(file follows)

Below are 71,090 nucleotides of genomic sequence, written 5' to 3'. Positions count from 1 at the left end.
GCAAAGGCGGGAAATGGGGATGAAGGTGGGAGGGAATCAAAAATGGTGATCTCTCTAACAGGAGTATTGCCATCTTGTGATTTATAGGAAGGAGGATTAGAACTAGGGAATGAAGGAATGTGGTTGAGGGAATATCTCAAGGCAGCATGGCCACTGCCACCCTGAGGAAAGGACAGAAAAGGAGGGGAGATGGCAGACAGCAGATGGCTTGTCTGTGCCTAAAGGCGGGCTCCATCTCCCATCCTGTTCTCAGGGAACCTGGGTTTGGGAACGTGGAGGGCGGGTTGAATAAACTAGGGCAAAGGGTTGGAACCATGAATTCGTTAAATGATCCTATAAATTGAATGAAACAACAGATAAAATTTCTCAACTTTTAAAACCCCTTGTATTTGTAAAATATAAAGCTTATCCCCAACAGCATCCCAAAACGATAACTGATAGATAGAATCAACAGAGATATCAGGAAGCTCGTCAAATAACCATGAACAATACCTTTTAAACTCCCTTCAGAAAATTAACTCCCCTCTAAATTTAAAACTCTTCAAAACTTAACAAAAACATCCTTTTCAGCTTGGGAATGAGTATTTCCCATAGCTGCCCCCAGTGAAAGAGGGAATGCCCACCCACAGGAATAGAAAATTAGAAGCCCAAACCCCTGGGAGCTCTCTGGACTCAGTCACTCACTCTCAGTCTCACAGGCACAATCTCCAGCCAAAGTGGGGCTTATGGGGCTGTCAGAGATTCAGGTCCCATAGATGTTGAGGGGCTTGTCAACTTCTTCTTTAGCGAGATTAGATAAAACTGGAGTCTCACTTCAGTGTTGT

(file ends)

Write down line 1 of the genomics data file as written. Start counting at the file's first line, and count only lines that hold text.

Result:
Below are 71,090 nucleotides of genomic sequence, written 5' to 3'. Positions count from 1 at the left end.